“In King and Snohomish County there is a green home certification program called Built Green. We apply the Built Green Certifications – about 4-Star and sometimes we get 5-Star for some other projects,” Ohno said.
Built Green is an environmental rating system that scores 2-5 stars depending on the number of requirements met. Ichijo USA aims high to exceed expectations.
“Built Green 4-Star is our goal for all the homes we build, but it sometimes exceeds that to 5-Star and net-zero energy homes,” Tovel added.
Harnessing technology as a means to enhance quality of life is something Ichijo USA are constantly striving for. By identifying issues in other parts of the world, it spurs the company to continually innovative and discover incentives for using its proprietary green technology.
“As you know, in Japan they’re dealing with the nuclear crisis so the price of energy is significantly higher there than it is here,” Tovel said. “There is a big incentive to take that on and Ichijo did just that.”
“The people in Japan are paying three to four times more for electricity when compared to the United States,” Ohno added. “That’s why the people in Japan are very conscious about their monthly heating and cooling bills.”
To combat both the concerns and the consciousness of its customers, Ichijo USA’s rigorous research and development has led them to continually push the boundaries of their technology as a means towards fostering peace of mind.
“One of the next things we have to do is improve the building envelope so the houses and the panel systems that we make in the Philippines become 50 to 60% thicker,” Ohno said. “We focus on generating energy by our own set of systems and reducing energy consumption by using our improved building envelope, this is the main technology here at Ichijo and we can use the same system here in the United States.”
An integral part of Ichijo USA’s upbringing in the North American market is due to its relationship with their suppliers. While the majority of the essential technology and products created come from the group company in the Philippines, such as the windows, and radiant in-floor heating system, there are aspects which must be sanctioned under national legislation.
“Some products need to have the certification when you go and use them in the United States market,” Ohno said. “This is why we send these items to the testing laboratory in the United States, so our products are all certified in the USA. For things like plumbing and the finishing products, we buy these from our subcontractors in America.”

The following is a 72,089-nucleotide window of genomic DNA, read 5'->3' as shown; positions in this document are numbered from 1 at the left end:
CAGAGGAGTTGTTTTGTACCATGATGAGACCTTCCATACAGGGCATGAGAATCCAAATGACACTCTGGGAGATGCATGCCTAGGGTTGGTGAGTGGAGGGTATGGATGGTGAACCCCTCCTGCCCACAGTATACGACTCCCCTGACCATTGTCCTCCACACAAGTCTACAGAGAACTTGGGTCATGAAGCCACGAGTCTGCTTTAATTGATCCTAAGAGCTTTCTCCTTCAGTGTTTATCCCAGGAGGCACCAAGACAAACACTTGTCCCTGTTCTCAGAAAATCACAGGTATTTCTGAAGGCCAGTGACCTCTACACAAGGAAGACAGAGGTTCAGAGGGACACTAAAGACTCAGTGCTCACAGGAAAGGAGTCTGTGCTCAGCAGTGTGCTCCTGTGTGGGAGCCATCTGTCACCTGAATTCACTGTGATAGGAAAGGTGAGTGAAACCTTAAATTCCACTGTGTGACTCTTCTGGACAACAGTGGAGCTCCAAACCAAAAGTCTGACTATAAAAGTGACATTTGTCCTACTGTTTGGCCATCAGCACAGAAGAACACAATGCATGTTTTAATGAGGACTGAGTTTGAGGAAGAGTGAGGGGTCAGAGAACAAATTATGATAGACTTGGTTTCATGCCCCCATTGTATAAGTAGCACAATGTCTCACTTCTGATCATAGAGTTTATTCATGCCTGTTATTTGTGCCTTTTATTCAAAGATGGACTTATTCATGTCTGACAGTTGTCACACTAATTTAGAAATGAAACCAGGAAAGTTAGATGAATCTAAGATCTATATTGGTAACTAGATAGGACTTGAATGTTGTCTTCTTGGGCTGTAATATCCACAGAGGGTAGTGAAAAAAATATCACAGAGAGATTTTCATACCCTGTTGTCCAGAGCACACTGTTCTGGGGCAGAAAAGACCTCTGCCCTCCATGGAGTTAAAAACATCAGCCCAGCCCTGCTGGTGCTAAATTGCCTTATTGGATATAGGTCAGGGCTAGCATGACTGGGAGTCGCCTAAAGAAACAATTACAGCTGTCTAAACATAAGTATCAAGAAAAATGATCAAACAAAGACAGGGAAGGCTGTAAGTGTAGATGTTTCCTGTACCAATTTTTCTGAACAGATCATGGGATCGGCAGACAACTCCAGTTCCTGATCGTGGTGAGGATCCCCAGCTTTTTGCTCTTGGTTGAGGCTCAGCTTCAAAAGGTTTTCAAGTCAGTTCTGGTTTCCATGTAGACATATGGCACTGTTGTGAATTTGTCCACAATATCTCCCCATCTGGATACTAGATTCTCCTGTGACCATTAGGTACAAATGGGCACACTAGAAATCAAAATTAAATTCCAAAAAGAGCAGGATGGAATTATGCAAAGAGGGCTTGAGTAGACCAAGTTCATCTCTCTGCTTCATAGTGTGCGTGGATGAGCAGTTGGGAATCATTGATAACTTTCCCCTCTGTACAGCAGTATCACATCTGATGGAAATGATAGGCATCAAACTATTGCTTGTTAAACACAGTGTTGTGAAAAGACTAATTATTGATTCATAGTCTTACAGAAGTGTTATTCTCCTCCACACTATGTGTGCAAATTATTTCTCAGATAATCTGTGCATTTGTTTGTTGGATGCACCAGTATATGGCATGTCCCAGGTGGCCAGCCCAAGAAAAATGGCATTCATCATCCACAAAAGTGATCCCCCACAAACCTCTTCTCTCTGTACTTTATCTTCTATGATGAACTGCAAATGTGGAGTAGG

With operations spanning Japan, USA, Australia and fabrication in the Philippines, Ichijo’s corporate culture is growing. A look at the numbers within their Asia division proves how global – and vast – Ichijo is. There are 3,200 employees working on both ends in Japan and a staggering 12,000 employees in the Philippines spread across the factory and administration. A cultural melting pot, the United States division’s numbers are small; 10 in total that includes everyone from designers and project managers to marketing and sales. Utilizing their resources effectively and creatively, the team comes together to unify under a common cause – the Ichijo philosophy.
“Our culture here is a mix of Japanese and American,” Tovel said. “We combine both cultures and it’s a nice relationship and working environment. There’s a lot of innovation and possibility to incorporate your own ideas and getting your input in there since we’re such a small company. The technology is fun and exciting, especially for the Pacific Northwest area.”
As the United States division picks up steam, Ichijo is now building in Australia as well – further expanding their cultural identity and innovative product to more diverse markets around the world.
As custom homes go, the ideal that build it and they will come doesn’t always guarantee success. But as Ichijo USA continues to build and design homes their way, they remain focused on the quality, the products and their energy efficient technologies as a means to challenge convention, change the minds of progressive yet conservative North American home buyers and what it means to live in a humble, happy and healthy home.
“One of the important topics that we talk about in Japan is how to expand our business in the United States,” Ohno said. “In the next three to five years we’re planning to reach 300 to 600 to even 1,000 homes per year and are looking for new opportunities in other states like Oregon and California.”
The evolution of the custom designed home is here, and it may be coming to a city near you.